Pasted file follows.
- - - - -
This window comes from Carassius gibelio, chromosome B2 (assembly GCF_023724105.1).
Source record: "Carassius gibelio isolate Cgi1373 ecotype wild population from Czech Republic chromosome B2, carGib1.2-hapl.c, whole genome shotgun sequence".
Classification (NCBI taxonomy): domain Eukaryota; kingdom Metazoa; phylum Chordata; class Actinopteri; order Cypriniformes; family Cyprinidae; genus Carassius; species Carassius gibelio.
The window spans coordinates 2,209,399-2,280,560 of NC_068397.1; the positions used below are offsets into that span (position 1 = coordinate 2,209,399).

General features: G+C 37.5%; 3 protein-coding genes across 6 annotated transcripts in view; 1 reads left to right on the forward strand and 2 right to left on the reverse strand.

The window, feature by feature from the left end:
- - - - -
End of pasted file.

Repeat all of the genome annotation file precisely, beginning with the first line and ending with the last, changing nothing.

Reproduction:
This window comes from Carassius gibelio, chromosome B2 (assembly GCF_023724105.1).
Source record: "Carassius gibelio isolate Cgi1373 ecotype wild population from Czech Republic chromosome B2, carGib1.2-hapl.c, whole genome shotgun sequence".
Classification (NCBI taxonomy): domain Eukaryota; kingdom Metazoa; phylum Chordata; class Actinopteri; order Cypriniformes; family Cyprinidae; genus Carassius; species Carassius gibelio.
The window spans coordinates 2,209,399-2,280,560 of NC_068397.1; the positions used below are offsets into that span (position 1 = coordinate 2,209,399).

General features: G+C 37.5%; 3 protein-coding genes across 6 annotated transcripts in view; 1 reads left to right on the forward strand and 2 right to left on the reverse strand.

The window, feature by feature from the left end: